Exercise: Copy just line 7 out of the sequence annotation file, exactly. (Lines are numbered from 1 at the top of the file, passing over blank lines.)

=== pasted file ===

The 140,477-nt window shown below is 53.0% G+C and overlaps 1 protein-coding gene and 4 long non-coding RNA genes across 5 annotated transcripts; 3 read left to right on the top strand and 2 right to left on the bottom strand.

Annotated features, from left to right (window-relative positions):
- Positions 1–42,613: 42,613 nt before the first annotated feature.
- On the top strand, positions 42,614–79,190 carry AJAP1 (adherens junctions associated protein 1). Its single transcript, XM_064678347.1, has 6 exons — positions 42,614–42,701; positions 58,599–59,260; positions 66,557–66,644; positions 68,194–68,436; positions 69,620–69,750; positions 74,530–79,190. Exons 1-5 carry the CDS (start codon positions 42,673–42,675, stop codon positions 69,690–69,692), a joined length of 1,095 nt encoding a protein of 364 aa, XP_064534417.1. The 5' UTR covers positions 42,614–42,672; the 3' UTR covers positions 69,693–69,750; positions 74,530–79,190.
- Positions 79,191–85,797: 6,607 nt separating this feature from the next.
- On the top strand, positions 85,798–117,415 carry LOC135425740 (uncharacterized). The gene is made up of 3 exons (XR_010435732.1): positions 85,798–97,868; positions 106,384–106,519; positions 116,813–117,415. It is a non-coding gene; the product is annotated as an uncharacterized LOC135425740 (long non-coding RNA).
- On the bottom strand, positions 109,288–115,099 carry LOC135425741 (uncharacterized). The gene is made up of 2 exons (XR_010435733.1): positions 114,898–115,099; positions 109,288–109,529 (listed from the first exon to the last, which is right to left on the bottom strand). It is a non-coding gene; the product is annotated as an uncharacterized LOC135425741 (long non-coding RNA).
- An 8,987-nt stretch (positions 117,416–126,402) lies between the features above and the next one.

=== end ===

- On the bottom strand, positions 109,288–115,099 carry LOC135425741 (uncharacterized). The gene is made up of 2 exons (XR_010435733.1): positions 114,898–115,099; positions 109,288–109,529 (listed from the first exon to the last, which is right to left on the bottom strand). It is a non-coding gene; the product is annotated as an uncharacterized LOC135425741 (long non-coding RNA).